Words that are spelled the same but mean different things; words that are spelled differently but are pronounced the same; words that themselves have completely unrelated meanings.
There are other oddities like parking on the driveway and driving on the parkway.
Great writers are wordsmiths, fine tuning their work with exactly the right words and the right time. Me? I’m no wordsmith; I’m a word-tinkerer, often turning to a dictionary when I need help. I consider the dictionary editors to be my friends.
It’s amazing just how many times I can’t think of the right word or don’t even know what it should be. I guess that’s not unusual. I’ve read that experts say that there are more than one million words in the English language and the average educated person knows about 30,000.
Many of those one million, of course, are technical or related to a specific field.
But many, it seems, are almost useless.
There are big words used to impress. Pompous words, I guess, you’d call them.
Initialization and termination for start and end, for instance. Obfuscate for just what the big words do: make something unclear.
But other words are obscure, almost lost through history or lack of use. Today, in this column I’m more interested in those words that I never even heard of but have the simplest of meanings.
Here’s a little story, I’d like to pass along.
The bibliopole was adust and in megrims and feeling inutile. He wasn’t losel or lurdan or even pusillanimous, but he is caduceus despite lucubrating and being operose. He had perspicaciously bifurcated his business hoisting a braw gonfallon. However inchoate he faced animadversions for his recondite and superannuated modality. Had he niggled and avoided emendations to meliorate? Now, his business faces abscission and he will either begin medicancy or rusticate transportine to some dorp. If that happens, the kith and the quidnune will wonder what happened to his quondam business.
Yes, folks, it’s all English and filled with words that I never knew.
It says: The book seller was gloomy and in low spirits and feeling useless. He wasn’t worthless or lazy or even lacking in courage or resolution, but he is destined to fail despite working laboriously and being busy. He had carefully started his business hoisting an excellent banner. However, early he faced severe criticism for his obscure and obsolete style. Had he spent excessive time on inconsequential details (trifled) and avoided changes to make improvements? Now his business faces sudden termination and he will either begin begging or go to the country across the bridge to some hamlet. The friends and acquaintances and the gossips and busybodies will wonder what happened to his former business.
As I reached out to my friends in the dictionary world for this exercise, I discovered many other odd words which were new to me but represented words or phrases that were familiar to me.
Here’s a small sampling.
Sternutation is the act of sneezing.
Scrannel means thin or slight. Or squeaky or unmelodious.
Oppilate is the act of stopping up or obstructing.
Potation is the act of drinking. (I’m not going drinking, dear, I’m going potating.)
Labefaction is a shaking or weakening or a downfall.
A giglet is a giddy, playful girl.
A hobbledehoy is an awkward or clumsy youth.
Fillip is to strike with the nail of a finger snapped from the end of the thumb. (So, there really is a name for that.)
Foofaraw is a fuss or disturbance about very little.
A kickshaw is something showy but without much value.
There are many more, but I choose to abscission this column with the hopes that you won’t find it a foofaraw or a kickshaw.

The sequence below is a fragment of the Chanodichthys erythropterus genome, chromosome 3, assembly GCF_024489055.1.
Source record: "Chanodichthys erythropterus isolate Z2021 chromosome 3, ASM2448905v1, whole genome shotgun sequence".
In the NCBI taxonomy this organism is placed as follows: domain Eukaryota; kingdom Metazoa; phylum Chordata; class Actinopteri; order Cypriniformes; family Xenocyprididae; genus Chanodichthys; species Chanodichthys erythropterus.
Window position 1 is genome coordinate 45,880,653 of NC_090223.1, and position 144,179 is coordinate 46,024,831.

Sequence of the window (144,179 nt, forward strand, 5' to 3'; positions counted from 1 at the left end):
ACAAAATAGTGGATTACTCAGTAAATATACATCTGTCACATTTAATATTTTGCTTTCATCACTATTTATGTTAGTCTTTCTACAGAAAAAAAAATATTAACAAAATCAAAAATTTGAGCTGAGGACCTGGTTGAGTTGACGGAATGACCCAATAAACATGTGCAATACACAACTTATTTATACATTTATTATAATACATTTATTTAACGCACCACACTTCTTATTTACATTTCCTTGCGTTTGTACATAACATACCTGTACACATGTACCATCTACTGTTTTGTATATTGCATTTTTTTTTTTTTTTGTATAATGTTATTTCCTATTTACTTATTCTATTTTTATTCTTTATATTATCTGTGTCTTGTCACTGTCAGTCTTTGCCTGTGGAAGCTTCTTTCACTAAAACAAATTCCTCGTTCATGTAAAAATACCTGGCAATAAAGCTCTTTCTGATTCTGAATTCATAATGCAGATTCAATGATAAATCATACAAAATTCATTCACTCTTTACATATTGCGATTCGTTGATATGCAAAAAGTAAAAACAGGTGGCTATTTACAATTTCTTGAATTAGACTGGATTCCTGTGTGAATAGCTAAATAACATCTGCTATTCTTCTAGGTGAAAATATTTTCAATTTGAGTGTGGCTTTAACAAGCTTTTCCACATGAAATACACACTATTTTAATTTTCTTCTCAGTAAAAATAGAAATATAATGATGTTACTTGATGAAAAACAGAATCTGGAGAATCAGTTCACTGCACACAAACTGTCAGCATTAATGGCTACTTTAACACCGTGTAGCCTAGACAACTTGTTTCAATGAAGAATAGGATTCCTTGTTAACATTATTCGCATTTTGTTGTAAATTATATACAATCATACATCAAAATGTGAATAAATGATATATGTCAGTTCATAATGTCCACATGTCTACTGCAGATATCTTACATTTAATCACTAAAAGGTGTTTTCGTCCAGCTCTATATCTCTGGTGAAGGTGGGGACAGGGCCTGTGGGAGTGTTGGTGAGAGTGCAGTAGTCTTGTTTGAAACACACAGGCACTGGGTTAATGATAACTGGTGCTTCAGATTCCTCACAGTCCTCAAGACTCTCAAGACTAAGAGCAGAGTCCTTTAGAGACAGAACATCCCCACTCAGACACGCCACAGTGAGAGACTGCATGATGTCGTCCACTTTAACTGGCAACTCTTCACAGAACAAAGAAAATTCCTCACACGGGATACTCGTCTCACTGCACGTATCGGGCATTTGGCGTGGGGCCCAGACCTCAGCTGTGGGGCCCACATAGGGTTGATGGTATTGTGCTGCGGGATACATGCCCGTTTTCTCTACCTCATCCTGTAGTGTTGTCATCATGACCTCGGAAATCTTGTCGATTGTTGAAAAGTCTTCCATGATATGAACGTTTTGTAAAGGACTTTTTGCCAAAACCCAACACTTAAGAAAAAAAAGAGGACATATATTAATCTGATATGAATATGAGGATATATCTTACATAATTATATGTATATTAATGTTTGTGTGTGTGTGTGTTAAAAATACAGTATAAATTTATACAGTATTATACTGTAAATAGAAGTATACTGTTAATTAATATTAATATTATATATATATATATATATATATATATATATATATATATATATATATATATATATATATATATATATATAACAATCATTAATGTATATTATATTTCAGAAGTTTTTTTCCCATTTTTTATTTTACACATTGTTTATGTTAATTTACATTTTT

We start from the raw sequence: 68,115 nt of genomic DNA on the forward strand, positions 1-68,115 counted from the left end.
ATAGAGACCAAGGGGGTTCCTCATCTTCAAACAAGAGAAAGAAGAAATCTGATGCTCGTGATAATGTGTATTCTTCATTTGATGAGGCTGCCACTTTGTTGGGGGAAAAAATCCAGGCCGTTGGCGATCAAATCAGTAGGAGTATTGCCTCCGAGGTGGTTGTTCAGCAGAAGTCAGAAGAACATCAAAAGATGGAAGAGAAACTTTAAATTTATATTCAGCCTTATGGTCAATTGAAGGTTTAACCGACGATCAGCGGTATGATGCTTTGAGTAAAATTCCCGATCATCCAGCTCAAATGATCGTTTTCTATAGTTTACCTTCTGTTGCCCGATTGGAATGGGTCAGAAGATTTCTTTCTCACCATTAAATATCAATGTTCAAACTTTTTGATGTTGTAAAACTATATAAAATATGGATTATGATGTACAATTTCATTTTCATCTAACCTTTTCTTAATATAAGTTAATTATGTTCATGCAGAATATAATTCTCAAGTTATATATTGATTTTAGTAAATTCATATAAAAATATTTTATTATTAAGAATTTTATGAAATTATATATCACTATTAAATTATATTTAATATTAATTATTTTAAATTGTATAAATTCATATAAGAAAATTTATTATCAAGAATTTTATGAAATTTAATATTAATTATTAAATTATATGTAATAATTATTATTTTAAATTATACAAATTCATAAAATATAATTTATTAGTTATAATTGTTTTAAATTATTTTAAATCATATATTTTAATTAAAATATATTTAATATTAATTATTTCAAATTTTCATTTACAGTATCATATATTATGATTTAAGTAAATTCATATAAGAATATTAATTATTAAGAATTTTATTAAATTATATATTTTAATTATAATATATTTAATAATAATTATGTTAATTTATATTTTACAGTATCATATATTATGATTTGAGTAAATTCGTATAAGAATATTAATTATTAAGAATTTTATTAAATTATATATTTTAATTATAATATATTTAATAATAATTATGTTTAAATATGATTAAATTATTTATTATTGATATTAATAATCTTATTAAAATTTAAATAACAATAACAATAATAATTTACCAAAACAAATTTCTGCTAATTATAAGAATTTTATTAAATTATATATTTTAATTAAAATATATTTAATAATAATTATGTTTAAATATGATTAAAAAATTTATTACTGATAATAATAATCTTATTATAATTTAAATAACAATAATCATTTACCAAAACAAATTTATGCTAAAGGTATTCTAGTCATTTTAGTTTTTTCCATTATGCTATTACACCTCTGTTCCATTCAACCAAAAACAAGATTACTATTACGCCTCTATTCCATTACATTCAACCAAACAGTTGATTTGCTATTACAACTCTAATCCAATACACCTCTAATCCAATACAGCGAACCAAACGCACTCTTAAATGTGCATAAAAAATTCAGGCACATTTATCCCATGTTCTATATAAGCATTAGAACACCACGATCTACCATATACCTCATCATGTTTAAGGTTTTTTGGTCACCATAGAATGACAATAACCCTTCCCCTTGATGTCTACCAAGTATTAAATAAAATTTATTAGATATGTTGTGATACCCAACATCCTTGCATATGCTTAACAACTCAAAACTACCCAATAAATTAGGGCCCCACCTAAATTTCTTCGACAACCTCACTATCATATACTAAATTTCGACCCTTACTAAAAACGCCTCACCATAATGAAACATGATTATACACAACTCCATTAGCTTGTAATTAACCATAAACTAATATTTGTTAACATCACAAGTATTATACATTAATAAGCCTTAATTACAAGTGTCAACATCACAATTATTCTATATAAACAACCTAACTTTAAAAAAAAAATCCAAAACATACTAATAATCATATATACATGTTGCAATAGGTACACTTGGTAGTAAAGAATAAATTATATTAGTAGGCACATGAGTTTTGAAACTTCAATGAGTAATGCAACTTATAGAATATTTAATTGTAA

L'Académie suédoise a annoncé mardi que "Hen", le pronom personnel neutre, ni masculin, ni féminin, allait définitivement faire son entrée dans le nouveau dictionnaire à paraître au mois d'avril.
Très avancée sur la question de l'égalité homme/femme et des genres, la Suède vient de nouveau de marquer une nouvelle étape dans sa volonté de ne plus faire du sexe des individus ce qui les définie. Comme dans tous les pays, la langue suédoise connait des évolutions qui oblige son dictionnaire à s'adapter à de nouveaux termes. Mardi, l'Académie a donc annoncé l'entrée de 13 000 mots dans l'édition à paraître le mois prochain. Parmi eux, le pronom personnel "Hen" qui ne désigne ni un homme, ni une femme mais pas non plus un objet, juste un individu neutre. Un troisième genre, en somme.
S'il est seulement officiellement reconnu aujourd'hui, le terme "Hen" est loin d'être nouveau. Il a en effet créé dans les années 60, en plein mouvement féministe, alors que le pronom masculin, un peu comme en français, était employé d'office lorsque le sexe de la personne était inconnu. Au fil des années, son usage était devenu de plus en plus rare mais alors que le débat sur le genre a été relancé dans les années 2000, il a fait son grand retour dans les bouches des Suédois mais aussi dans les médias, la littérature, les écoles et les textes officiels. "Pour ceux qui utilisent le pronom c'est évidemment une force qu'il entre dans le dictionnaire", s'est réjoui auprès de l'AFP Sture Berg, l'un des rédacteurs du dictionnaire.
Si l'expression "troisième genre" est souvent employée pour désigner les personnes transgenre, comme en Inde ou en Australie, "Hen" n'est pas réservé qu'à cette catégorie de la population. Il peut être utilisé pour évoquer quelqu'un dont on ignore le sexe ou bien si l'on estime que ce détail n'a pas d'importance.
Le pays de Pop, l'enfant sans sexe
Alors que la France était en plein faux débat sur la théorie du genre, la Suède a souvent été citée comme exemple pour ses enseignements visant à briser les stéréotypes autour des deux sexes, dès l'école, à l'initiative du gouvernement depuis la fin des années 90. Dans certains établissements expérimentaux, le "Hen" prévaut et les garçons comme les filles peuvent porter des jupes, des robes ou des pantalons, comme ils le souhaitent. Ces méthodes avaient d'ailleurs alimenté les rumeurs autour des ABCD de l'égalité, instaurés par le ministère de l'Education.